It’s a Life Lesson It’s Also a Pain in the…
I looked death in the face. All right, I didn’t. I glimpsed him from behind.
Ten years ago, I was diagnosed with cancer – of a highly treatable kind. I was told I had a 95% chance of survival. Which means that, as a drinking, smoking, saturated-fat-hound, exercise-free 60-year-old male – my chance of survival was actually improved by cancer.
Also, while cancer isn’t usually ridiculous, I had, of all things, a malignant hemorrhoid. What color bracelet do you wear for that? And where do you wear it? And what’s the fund-raising slogan? Maybe that slogan could be sewn in needlepoint on my embarrassing doughnut rear-end pillow.
To add insult to illness, I’m a logical, sensible libertarian-conservative, and my diagnosis came just weeks after Teddy Kennedy’s. That he had cancer of the brain, while I had cancer of the ass… But what should I do, ask God for a more dignified cancer? Pancreas? Liver? Lung?
It’s not every day that you get diagnosed with cancer and it makes you laugh. I’d had a hemorrhoid operation. Two days later the colorectal surgeon called. “I’m sorry to tell you,” he said, “your hemorrhoid was malignant.”
“Malignant hemorrhoid?” I said. “There’s no such thing as a malignant hemorrhoid.”
“In almost every case you’d be right,” the surgeon said and paused in a moment of sympathetic hesitation – and unintentional comic timing, “But…”
“Butt?…” I laughed, but I wanted to argue. “Malignant hemorrhoid” is an AM radio shock-jock insult. “Malignant Hemorrhoid” is a Dave Barry rock band name.
At least I had the good fortune to be in Washington, D.C. at the time of diagnosis. It’s a city replete with flaccid old guys like myself who spend their time blowing smoke out of you-know-where and being full of you-know-what and sitting on their duffs. The town is full of medical expertise about the body part in question.
D.C. is a city replete with flaccid old guys like myself who spend their time blowing smoke out of you-know-where and being full of you-know-what and sitting on their duffs.
What I had was a skin cancer, squamous cell carcinoma. Practically every melanin-deficient (let alone Irish) person who spends time in the sun gets this if he or she lives long enough. The oncologist said, “I call it ‘adult acne’ when it turns up on the face or arms.” But it occasionally turns up where it turned up on me. And why is something of a medical mystery. I mean, I was naked a lot in the 1960s, but not that naked.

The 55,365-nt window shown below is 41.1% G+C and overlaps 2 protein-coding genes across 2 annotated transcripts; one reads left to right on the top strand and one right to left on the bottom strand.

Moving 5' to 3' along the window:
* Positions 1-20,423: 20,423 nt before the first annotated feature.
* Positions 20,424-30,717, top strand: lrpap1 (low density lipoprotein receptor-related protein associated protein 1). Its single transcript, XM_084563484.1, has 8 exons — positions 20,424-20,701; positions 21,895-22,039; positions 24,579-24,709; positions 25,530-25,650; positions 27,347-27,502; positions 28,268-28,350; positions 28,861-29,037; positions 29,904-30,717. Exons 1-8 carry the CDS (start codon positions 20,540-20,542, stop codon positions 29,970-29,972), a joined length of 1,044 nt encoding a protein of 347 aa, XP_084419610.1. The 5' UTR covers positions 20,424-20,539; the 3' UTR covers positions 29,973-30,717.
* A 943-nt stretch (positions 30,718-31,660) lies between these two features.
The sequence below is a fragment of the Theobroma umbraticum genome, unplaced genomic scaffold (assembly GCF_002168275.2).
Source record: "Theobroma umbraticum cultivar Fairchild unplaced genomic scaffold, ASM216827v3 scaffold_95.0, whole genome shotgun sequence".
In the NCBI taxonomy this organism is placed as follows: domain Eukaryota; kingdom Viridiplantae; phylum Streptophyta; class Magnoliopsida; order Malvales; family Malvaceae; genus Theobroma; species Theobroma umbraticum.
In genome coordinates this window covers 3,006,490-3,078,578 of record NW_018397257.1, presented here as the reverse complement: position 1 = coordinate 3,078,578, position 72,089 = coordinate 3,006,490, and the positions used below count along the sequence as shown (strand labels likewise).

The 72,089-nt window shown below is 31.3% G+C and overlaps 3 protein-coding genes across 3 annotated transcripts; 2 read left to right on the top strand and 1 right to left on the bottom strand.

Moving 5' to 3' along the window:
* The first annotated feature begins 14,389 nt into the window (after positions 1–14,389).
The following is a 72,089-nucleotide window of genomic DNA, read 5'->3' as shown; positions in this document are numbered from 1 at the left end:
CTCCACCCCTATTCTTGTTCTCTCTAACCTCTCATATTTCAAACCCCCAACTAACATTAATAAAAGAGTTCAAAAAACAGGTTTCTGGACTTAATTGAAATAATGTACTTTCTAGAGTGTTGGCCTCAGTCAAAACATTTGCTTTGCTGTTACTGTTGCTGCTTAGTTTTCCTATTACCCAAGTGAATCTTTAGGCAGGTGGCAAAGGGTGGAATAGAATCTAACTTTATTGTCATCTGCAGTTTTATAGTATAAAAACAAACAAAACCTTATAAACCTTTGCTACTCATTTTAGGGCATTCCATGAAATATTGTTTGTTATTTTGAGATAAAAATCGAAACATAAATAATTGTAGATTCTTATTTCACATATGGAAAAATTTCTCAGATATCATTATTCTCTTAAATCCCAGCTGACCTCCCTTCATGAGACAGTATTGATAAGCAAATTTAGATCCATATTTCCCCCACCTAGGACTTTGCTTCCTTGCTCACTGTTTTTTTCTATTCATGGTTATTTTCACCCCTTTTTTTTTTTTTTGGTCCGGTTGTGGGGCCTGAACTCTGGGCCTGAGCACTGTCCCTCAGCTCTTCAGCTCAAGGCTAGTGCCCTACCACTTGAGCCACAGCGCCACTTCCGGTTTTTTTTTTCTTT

Even though I had an undignified kind of cancer, there was still a loss of dignity involved in trading the awe-inspiring fear of death for the perspiration-inducing fear of treatment. There is hell on earth as well as hell in the afterlife. Until a generation ago, the remedy for anal cancer was a colostomy. Doctors have gotten over that. Most of the time. Now the remedy is radiation and chemotherapy.
Would I have to go to some purgatorial place for this? To Sloan Kettering in New York, a city I detest? Or out to the Mayo Clinic in Minnesota, although I have a phobia about hospitals named after sandwich toppings? “No,” the oncologist said. “The treatment protocol is standardized and is successfully used everywhere.”
I named my local New Hampshire hospital (and large animal veterinary clinic).
“Almost everywhere,” the oncologist said.
I asked about the Dartmouth-Hitchcock Medical Center, 90 miles from my home but still on the planet New Hampshire. Dr. Marc Pipas at Dartmouth-Hitchcock’s Norris Cotton Cancer Center came strongly recommended.
Dr. Pipas is an avid bird hunter and an advocate of reintroducing the prairie chicken to the eastern seaboard. So he and I had something to talk about in addition to my behind. I’d need radiation therapy every day for six weeks. (Every day, that is, Monday through Friday – the radiology department has to play golf, too.) And I would undergo two four-day stints of around-the-clock chemotherapy, carrying a fanny pack of poisonous chemicals to be pumped into my body through a surgically implanted mediport. (Dr. Pipas persuaded the infusions department to install this on the left side of my chest so that it wouldn’t interfere with mounting a shotgun.)